People ask me how we can “believe survivors” and maintain the “presumption of innocence”. It’s infuriating. The “presumption of innocence” is a legal principle upheld during investigations and trials to make sure that the wrong people don’t end up in jail. To be a person who “believes survivors” is a philosophical outlook, a moral position that informs the way you treat and respect the people around you. If you are someone who believes survivors, then you are someone who wants to remove all possible barriers for those survivors to make police complaints or access alternative dispute resolution services. If you decide to believe survivors, then you’re someone who thinks it’s unacceptable to make them wait years and years to know whether the person they’ve accused is even going to be charged or not. If you believe survivors, you want to help them heal and get whatever “justice” looks like to them. I believe in the legal presumption of innocence and I believe survivors. Every single advocate I have ever met feels the same.

What I think people actually mean to ask me, when they pose this conundrum, is to whom, in our daily lives, do we give the benefit of the doubt? That is the heart of the problem people grapple with. Because nine out of 10 survivors never even report the crimes, the “presumption of innocence” legal principle is rarely actually enlivened. Ten out of 10 times what people want to know is whether to believe the guy or the girl in their friendship group.

What people want to know in these matters, when nothing can be “proved” the way they’d like, is whether they really have to make a hard decision and acknowledge that the man they know could be capable of something like what this woman is saying. Do we give her the benefit of the doubt, knowing that 20 per cent of women are targeted for these crimes, or do we give him the benefit of the doubt, knowing that it is exceptionally rare for women to lie about these things, and perpetrators almost always deny their behaviour? If this makes you uncomfortable, then congratulations, you have a beating heart and perhaps a conscience.

Fentiman and McMurdo both told me they believe something is happening – a kind of momentum and energy – that they are determined to harness. The polls are showing a decline for both Morrison and the Coalition, significant if only because a change in attitude from voters sends a message to all politicians that “women’s issues” are issues of national significance.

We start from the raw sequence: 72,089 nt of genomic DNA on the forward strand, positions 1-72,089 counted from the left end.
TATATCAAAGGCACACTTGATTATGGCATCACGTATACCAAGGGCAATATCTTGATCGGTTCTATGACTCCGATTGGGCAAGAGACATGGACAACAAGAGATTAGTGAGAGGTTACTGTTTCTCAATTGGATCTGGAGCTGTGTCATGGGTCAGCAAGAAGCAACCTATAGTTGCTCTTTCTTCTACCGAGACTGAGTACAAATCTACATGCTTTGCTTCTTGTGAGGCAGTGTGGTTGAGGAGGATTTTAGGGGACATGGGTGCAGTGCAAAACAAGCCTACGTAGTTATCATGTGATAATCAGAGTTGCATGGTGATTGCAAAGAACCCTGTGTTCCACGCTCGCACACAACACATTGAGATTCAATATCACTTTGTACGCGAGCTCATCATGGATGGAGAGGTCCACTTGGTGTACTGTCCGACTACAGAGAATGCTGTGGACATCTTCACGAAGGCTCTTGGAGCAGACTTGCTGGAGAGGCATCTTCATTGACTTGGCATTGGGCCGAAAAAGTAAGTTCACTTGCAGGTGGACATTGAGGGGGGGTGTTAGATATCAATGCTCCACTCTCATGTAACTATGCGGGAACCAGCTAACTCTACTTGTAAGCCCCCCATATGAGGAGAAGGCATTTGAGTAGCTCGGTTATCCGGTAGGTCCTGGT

Christian Porter’s defamation suit will likely drag on for months, perhaps to the next election. Will there still be this media saturation then? Where does all this anger go? At the marches this week, I saw so many signs that were some variation of: “I was here in the ’70s, I can’t believe I still have to protest this shit.” That’ll be me in another 10, 20, 30 years. Hopefully that will be you, too. Hopefully we can wrestle feminism back from the clutches of the white corporates who cry on camera while sniping at “lying cows” and ignoring colonialism’s ongoing damage.

Hopefully the signs don’t always rely on biological signifiers such as ovaries, alienating trans and intersex allies who need more support. Hopefully this next review in Queensland comes good. Hopefully the government finally acts on Kate Jenkins’ recommendations.

Hopefully, hopefully, hopefully. 


National Sexual Assault, Domestic and Family Violence Counselling Service 1800 737 732.

Lifeline 13 11 14.

This article was first published in the print edition of The Saturday Paper on March 20, 2021 as "Between here and justice".

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Bri Lee is a legal academic and the author of Who Gets to Be Smart.